There are 3 types of estimation that are asked of students:
Measurement estimation: When students don’t yet have a strong sense of a measure, such as the duration of a second, a minute, or an hour, the length of an inch or a meter, or the heft of a pound, their estimates will be more like guesses. As they practice estimating and then reflect on their estimate, they will develop this sense and their estimates will become more reasonable. When teaching estimation, it's good to avoid using the term “guess”; instead, use the words “about” or “approximately” when asking students to estimate.
Quantity estimation is similar to measurement estimation. The size of the item in a collection and the size of the collection both contribute to making a good estimate of the number of items in the collection. As with measurement estimation, students benefit from repeated opportunities to estimate and then reflect on the accuracy of their estimate.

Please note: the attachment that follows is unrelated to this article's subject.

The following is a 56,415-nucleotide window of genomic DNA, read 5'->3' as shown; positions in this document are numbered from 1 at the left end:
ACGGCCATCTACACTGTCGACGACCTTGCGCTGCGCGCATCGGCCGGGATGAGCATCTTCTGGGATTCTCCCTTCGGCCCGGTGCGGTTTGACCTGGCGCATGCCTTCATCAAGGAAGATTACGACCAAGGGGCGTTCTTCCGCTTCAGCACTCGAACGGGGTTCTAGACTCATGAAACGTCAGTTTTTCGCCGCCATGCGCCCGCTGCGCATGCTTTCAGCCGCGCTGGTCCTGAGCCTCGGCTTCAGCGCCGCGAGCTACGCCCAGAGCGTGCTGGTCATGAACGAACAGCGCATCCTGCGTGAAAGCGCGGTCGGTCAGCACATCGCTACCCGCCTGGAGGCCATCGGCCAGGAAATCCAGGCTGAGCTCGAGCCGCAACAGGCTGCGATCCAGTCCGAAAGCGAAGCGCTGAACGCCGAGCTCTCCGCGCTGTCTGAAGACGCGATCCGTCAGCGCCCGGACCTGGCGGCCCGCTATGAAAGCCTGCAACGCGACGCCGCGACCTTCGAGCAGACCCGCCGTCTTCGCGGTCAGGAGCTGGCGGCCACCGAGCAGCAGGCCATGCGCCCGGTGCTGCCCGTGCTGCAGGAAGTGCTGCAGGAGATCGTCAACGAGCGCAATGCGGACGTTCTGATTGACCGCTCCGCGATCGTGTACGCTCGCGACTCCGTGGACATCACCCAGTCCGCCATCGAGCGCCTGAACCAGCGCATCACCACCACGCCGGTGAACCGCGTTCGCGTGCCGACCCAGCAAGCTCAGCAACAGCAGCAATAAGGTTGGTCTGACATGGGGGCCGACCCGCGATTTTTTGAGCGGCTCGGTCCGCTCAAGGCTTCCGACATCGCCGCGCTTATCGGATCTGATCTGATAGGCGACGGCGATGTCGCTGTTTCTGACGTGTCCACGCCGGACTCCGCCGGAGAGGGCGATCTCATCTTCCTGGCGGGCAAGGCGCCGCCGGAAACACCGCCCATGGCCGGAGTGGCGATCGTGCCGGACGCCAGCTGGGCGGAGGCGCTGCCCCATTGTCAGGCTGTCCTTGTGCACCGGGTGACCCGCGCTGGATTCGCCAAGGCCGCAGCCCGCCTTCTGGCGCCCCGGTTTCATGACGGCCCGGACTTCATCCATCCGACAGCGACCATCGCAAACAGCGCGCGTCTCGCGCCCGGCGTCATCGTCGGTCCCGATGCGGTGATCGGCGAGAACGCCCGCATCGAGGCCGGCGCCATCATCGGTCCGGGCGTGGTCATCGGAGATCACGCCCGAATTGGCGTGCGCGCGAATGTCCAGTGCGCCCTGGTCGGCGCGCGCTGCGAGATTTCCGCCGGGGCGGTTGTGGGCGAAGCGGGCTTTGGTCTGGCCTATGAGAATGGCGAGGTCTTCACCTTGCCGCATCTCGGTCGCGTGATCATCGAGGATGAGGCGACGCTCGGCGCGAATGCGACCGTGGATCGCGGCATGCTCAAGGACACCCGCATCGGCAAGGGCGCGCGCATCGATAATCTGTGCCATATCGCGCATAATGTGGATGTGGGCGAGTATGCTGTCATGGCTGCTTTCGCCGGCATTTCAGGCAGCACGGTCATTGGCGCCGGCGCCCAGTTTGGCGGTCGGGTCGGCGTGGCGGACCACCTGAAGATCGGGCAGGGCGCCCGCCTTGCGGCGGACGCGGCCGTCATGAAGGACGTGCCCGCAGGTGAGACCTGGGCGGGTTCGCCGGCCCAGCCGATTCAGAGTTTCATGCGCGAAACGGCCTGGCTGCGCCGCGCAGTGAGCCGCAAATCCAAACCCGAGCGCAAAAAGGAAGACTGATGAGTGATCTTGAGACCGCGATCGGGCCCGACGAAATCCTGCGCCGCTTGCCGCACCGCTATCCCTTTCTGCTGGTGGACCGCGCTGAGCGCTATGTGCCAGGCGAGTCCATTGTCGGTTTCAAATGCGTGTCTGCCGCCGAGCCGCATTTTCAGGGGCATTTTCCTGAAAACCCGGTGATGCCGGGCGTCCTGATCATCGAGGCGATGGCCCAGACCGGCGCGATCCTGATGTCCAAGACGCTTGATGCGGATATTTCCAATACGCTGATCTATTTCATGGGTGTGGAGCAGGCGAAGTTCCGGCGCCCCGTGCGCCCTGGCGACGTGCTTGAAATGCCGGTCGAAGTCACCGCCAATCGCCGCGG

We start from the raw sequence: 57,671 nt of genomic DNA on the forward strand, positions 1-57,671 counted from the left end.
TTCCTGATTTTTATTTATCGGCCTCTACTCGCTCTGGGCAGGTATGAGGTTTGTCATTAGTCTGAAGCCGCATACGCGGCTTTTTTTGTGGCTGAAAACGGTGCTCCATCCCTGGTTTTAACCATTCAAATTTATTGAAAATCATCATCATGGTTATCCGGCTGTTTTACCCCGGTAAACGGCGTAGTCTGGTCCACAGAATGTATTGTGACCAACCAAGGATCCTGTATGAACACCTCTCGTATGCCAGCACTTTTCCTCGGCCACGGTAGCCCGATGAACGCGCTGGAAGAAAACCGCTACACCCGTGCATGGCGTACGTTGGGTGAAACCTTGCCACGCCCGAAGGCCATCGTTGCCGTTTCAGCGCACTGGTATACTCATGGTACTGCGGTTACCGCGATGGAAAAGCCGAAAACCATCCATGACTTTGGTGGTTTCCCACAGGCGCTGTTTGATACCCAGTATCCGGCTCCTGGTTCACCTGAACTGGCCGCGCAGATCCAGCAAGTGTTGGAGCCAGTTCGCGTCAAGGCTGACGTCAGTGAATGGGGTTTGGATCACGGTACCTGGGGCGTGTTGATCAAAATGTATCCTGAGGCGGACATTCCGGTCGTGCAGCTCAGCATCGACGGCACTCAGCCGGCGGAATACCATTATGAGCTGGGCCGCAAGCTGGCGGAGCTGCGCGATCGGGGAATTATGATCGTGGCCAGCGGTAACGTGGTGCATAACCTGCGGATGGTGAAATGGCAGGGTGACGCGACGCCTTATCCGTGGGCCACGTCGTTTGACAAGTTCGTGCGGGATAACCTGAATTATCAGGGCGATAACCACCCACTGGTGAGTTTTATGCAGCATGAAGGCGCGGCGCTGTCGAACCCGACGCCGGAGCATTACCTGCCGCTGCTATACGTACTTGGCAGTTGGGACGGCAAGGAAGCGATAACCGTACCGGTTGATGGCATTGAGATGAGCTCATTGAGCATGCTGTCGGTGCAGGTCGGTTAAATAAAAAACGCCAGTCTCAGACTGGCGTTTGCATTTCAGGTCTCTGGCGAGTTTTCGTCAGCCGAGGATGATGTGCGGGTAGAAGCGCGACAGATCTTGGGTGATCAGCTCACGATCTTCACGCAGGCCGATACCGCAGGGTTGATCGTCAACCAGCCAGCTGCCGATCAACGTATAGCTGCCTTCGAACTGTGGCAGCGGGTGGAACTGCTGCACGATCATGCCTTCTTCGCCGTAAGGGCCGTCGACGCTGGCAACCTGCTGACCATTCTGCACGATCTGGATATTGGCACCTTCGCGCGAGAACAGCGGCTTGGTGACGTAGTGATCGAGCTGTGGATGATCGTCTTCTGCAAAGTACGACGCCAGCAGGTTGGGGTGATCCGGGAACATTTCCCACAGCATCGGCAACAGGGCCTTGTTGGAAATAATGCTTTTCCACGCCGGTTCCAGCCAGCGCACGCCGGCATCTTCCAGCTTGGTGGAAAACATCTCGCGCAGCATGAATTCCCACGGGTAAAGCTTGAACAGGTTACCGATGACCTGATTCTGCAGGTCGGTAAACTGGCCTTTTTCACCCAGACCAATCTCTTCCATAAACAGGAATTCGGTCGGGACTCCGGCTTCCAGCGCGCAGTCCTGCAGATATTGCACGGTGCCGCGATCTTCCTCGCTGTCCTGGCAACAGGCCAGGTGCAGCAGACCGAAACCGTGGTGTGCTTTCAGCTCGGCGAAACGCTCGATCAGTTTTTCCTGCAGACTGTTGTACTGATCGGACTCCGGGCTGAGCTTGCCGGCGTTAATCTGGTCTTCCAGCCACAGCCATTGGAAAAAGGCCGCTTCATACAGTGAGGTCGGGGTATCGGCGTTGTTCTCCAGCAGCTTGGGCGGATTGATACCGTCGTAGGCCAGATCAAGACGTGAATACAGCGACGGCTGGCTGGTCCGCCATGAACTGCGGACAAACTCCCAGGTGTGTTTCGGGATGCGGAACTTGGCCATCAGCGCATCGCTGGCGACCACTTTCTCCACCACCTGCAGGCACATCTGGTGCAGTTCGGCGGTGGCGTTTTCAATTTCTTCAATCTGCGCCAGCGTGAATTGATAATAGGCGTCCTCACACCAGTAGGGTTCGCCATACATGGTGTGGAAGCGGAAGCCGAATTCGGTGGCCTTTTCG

Computational estimation is an important math strategy and should be an integral part of instruction and class work. Its importance grows in upper elementary and beyond as students work with rational numbers and complex topics. When we do not need an exact answer we can use an estimate. We also estimate to give ourselves a ballpark answer as a double check that our exact answer is reasonable. How good of an estimate we need – how close it should be to the actual computation – depends on context.
The goal of computational estimation is to be able to flexibly and quickly produce an approximate result that will work for the situation and give a sense of reasonableness.
Good estimators tend to employ a variety of computational strategies that have developed over time. When teaching estimation, it is important to: